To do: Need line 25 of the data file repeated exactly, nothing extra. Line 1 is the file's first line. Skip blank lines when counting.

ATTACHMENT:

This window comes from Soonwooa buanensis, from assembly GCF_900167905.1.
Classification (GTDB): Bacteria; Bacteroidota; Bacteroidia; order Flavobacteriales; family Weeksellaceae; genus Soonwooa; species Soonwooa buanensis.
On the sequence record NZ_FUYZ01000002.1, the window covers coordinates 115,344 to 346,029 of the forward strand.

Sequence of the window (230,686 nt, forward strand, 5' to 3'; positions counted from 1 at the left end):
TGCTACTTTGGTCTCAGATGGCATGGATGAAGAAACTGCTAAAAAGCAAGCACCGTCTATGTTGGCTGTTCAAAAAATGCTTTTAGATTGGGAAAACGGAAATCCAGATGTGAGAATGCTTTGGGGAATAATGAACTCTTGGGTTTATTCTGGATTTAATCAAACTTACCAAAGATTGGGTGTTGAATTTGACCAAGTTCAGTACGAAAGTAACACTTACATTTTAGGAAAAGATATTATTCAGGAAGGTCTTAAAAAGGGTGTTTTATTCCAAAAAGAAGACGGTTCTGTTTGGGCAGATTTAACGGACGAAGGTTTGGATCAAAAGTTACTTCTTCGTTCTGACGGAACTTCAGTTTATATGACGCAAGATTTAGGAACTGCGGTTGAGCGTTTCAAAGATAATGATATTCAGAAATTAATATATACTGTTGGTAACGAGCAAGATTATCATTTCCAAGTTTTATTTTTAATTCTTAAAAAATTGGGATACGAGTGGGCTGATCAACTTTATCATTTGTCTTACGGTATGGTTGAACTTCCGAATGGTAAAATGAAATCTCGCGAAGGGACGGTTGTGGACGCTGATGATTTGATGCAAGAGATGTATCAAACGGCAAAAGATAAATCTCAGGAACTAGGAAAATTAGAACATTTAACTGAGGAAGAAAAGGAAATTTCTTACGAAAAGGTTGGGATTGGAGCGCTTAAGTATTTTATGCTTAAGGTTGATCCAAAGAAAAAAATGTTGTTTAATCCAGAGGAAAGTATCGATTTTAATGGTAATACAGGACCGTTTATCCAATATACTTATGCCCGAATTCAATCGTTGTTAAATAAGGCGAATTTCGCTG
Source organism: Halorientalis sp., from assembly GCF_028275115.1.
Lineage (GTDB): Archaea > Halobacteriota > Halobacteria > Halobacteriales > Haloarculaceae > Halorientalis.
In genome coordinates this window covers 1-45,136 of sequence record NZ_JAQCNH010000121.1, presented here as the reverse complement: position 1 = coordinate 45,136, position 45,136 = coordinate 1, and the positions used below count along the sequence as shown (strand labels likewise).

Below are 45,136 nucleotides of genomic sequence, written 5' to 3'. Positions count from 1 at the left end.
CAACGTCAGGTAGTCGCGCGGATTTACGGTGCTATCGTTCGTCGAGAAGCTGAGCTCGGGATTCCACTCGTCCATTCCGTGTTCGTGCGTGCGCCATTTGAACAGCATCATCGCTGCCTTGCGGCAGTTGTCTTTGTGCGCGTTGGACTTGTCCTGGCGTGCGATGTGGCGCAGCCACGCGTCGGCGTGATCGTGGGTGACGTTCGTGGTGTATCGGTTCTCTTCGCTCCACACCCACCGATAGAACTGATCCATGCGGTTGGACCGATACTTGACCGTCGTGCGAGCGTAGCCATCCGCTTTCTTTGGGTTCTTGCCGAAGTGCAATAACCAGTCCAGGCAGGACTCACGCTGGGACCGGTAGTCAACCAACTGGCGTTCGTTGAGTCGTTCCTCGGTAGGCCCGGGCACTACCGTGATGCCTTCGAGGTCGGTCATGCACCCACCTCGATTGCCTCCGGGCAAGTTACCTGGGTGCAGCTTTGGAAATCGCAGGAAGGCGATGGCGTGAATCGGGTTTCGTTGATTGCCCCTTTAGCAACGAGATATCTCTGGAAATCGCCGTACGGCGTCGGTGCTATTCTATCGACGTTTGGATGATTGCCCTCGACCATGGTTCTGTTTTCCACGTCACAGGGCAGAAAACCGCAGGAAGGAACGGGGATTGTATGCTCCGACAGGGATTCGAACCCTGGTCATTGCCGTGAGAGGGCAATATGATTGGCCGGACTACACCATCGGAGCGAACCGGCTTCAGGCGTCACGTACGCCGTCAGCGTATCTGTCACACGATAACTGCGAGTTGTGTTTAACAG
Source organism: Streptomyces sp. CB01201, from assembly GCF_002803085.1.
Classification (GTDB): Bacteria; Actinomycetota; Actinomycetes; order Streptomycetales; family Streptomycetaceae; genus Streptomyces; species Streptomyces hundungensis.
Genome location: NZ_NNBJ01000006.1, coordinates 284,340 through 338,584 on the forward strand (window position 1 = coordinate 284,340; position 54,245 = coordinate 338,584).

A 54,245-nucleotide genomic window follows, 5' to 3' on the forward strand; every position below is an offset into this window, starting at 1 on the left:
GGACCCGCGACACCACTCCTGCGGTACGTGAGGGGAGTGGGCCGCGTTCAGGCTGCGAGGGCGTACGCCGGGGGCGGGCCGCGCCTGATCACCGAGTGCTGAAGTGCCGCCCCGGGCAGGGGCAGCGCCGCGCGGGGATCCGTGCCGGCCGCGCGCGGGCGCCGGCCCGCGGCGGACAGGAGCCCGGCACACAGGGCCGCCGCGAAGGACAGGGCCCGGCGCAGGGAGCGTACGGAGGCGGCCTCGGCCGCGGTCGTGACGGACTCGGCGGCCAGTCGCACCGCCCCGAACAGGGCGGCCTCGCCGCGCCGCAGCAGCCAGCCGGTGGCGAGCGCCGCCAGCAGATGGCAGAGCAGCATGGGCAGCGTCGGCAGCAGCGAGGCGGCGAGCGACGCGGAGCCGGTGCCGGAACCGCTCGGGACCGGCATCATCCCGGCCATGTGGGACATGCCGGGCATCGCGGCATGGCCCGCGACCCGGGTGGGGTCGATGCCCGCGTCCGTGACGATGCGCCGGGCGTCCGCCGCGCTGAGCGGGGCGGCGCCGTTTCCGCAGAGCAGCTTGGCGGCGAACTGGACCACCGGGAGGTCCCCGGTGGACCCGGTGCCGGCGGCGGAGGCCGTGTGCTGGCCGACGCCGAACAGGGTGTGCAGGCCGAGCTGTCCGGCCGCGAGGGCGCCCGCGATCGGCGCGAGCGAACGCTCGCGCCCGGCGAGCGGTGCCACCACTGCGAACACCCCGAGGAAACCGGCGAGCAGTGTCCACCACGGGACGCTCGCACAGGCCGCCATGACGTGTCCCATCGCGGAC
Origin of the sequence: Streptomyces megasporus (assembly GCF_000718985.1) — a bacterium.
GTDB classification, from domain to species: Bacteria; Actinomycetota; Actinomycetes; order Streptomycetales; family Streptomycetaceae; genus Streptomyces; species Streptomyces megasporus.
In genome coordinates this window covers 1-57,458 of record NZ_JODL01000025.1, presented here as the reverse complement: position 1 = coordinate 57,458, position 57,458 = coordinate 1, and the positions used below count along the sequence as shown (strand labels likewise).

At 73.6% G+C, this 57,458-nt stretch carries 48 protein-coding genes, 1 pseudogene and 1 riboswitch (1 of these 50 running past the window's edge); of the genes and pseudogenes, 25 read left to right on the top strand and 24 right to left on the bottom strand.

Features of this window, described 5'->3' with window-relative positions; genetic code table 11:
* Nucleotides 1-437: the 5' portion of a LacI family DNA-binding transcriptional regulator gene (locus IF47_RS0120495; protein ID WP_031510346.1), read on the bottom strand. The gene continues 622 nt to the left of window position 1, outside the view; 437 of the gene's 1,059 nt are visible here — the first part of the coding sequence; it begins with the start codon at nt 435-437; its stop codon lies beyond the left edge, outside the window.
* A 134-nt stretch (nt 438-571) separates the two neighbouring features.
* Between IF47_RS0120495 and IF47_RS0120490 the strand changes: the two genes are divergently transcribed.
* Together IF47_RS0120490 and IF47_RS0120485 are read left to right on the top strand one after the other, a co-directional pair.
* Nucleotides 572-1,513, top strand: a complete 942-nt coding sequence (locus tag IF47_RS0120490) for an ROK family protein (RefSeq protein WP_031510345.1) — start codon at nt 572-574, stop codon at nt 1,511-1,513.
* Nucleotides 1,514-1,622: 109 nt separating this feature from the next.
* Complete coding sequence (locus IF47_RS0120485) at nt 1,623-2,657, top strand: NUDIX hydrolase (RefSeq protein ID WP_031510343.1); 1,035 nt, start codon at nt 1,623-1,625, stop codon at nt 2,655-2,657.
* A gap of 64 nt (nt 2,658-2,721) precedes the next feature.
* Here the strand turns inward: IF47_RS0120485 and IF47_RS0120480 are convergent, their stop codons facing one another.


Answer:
* Nucleotides 572-1,513, top strand: a complete 942-nt coding sequence (locus tag IF47_RS0120490) for an ROK family protein (RefSeq protein WP_031510345.1) — start codon at nt 572-574, stop codon at nt 1,511-1,513.